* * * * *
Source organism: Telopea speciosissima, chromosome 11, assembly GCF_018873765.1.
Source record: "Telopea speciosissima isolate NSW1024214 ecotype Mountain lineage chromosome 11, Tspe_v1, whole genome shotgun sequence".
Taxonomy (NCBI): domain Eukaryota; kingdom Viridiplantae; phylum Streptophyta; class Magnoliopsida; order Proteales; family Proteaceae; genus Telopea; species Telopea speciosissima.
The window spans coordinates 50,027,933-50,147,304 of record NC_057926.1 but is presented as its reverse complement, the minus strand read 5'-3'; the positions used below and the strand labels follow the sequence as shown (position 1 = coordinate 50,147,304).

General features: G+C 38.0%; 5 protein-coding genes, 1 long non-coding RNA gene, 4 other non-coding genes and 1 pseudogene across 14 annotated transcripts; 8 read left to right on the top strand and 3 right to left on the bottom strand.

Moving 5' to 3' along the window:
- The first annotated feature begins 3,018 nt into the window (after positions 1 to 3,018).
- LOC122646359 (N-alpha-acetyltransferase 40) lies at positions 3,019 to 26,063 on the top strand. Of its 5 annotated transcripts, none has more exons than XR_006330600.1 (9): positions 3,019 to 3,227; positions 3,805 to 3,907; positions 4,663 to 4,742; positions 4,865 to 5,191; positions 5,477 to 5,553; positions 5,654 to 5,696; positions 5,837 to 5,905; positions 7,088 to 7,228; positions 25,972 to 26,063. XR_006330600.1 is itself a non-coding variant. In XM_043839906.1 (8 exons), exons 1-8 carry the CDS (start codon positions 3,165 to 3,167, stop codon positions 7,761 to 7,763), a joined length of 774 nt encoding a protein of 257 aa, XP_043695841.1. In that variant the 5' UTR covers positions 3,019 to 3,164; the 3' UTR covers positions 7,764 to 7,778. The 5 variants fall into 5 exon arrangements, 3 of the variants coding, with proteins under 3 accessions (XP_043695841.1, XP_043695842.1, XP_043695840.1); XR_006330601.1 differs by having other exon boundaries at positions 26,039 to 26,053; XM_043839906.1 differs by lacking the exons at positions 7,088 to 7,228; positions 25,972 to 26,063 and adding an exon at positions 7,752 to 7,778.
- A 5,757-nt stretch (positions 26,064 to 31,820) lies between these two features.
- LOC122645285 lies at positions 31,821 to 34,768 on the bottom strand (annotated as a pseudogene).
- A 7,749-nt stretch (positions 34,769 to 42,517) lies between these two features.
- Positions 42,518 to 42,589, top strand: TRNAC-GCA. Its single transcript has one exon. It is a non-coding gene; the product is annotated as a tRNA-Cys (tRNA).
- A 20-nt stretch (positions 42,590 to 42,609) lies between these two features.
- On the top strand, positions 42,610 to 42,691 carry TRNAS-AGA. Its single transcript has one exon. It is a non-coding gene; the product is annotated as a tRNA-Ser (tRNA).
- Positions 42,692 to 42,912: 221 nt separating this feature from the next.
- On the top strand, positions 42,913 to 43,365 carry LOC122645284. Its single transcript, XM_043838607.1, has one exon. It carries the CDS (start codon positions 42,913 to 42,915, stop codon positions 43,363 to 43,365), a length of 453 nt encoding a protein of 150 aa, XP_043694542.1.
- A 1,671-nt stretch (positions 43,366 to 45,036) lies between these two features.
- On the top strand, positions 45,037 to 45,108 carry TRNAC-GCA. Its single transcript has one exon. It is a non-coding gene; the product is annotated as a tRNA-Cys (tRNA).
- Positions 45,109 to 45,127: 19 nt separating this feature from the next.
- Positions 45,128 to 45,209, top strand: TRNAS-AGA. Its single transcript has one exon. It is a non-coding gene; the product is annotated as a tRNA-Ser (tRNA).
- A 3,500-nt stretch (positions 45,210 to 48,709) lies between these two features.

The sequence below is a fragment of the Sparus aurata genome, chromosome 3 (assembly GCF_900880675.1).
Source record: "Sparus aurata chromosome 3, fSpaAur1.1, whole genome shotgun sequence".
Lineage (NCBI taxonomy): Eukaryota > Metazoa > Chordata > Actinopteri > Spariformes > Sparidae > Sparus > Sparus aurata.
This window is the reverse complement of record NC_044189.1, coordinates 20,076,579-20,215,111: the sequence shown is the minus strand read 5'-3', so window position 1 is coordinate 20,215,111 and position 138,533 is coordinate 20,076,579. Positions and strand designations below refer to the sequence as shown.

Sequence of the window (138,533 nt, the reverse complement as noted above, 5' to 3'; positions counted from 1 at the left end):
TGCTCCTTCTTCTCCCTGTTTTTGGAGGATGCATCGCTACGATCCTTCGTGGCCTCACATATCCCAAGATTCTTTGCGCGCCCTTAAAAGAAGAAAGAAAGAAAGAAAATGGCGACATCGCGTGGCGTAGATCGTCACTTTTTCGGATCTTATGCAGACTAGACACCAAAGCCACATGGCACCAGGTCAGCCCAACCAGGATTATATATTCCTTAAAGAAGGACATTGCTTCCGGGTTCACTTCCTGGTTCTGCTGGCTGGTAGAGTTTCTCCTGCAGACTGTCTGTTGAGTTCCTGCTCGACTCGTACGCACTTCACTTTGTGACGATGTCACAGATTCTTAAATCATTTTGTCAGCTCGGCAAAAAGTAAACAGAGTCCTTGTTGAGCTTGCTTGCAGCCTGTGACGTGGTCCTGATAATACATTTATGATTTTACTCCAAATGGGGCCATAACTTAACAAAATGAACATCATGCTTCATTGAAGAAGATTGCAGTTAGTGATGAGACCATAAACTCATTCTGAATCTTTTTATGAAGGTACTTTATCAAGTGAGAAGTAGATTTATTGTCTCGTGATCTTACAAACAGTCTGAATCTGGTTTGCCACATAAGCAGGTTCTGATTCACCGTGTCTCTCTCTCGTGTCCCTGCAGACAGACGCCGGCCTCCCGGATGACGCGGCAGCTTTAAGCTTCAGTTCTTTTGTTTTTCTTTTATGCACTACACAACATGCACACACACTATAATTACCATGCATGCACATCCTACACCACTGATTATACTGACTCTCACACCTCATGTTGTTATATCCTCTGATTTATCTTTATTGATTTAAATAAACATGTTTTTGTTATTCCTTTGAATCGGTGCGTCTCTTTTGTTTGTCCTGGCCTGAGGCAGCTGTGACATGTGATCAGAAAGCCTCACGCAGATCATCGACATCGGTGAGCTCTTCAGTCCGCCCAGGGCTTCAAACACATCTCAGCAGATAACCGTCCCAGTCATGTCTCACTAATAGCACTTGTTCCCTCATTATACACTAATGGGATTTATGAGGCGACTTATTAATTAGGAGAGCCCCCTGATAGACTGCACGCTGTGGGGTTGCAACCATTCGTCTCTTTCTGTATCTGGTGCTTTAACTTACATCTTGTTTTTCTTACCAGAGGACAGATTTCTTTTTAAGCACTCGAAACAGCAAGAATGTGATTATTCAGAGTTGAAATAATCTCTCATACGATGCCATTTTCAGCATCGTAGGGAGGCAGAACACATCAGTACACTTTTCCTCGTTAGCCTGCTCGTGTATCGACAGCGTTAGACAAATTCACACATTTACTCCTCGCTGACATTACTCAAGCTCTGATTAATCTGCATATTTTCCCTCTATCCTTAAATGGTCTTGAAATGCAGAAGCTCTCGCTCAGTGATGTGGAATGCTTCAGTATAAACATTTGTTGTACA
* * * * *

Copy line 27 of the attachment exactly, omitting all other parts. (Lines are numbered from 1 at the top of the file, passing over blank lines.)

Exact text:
TGCTCCTTCTTCTCCCTGTTTTTGGAGGATGCATCGCTACGATCCTTCGTGGCCTCACATATCCCAAGATTCTTTGCGCGCCCTTAAAAGAAGAAAGAAAGAAAGAAAATGGCGACATCGCGTGGCGTAGATCGTCACTTTTTCGGATCTTATGCAGACTAGACACCAAAGCCACATGGCACCAGGTCAGCCCAACCAGGATTATATATTCCTTAAAGAAGGACATTGCTTCCGGGTTCACTTCCTGGTTCTGCTGGCTGGTAGAGTTTCTCCTGCAGACTGTCTGTTGAGTTCCTGCTCGACTCGTACGCACTTCACTTTGTGACGATGTCACAGATTCTTAAATCATTTTGTCAGCTCGGCAAAAAGTAAACAGAGTCCTTGTTGAGCTTGCTTGCAGCCTGTGACGTGGTCCTGATAATACATTTATGATTTTACTCCAAATGGGGCCATAACTTAACAAAATGAACATCATGCTTCATTGAAGAAGATTGCAGTTAGTGATGAGACCATAAACTCATTCTGAATCTTTTTATGAAGGTACTTTATCAAGTGAGAAGTAGATTTATTGTCTCGTGATCTTACAAACAGTCTGAATCTGGTTTGCCACATAAGCAGGTTCTGATTCACCGTGTCTCTCTCTCGTGTCCCTGCAGACAGACGCCGGCCTCCCGGATGACGCGGCAGCTTTAAGCTTCAGTTCTTTTGTTTTTCTTTTATGCACTACACAACATGCACACACACTATAATTACCATGCATGCACATCCTACACCACTGATTATACTGACTCTCACACCTCATGTTGTTATATCCTCTGATTTATCTTTATTGATTTAAATAAACATGTTTTTGTTATTCCTTTGAATCGGTGCGTCTCTTTTGTTTGTCCTGGCCTGAGGCAGCTGTGACATGTGATCAGAAAGCCTCACGCAGATCATCGACATCGGTGAGCTCTTCAGTCCGCCCAGGGCTTCAAACACATCTCAGCAGATAACCGTCCCAGTCATGTCTCACTAATAGCACTTGTTCCCTCATTATACACTAATGGGATTTATGAGGCGACTTATTAATTAGGAGAGCCCCCTGATAGACTGCACGCTGTGGGGTTGCAACCATTCGTCTCTTTCTGTATCTGGTGCTTTAACTTACATCTTGTTTTTCTTACCAGAGGACAGATTTCTTTTTAAGCACTCGAAACAGCAAGAATGTGATTATTCAGAGTTGAAATAATCTCTCATACGATGCCATTTTCAGCATCGTAGGGAGGCAGAACACATCAGTACACTTTTCCTCGTTAGCCTGCTCGTGTATCGACAGCGTTAGACAAATTCACACATTTACTCCTCGCTGACATTACTCAAGCTCTGATTAATCTGCATATTTTCCCTCTATCCTTAAATGGTCTTGAAATGCAGAAGCTCTCGCTCAGTGATGTGGAATGCTTCAGTATAAACATTTGTTGTACA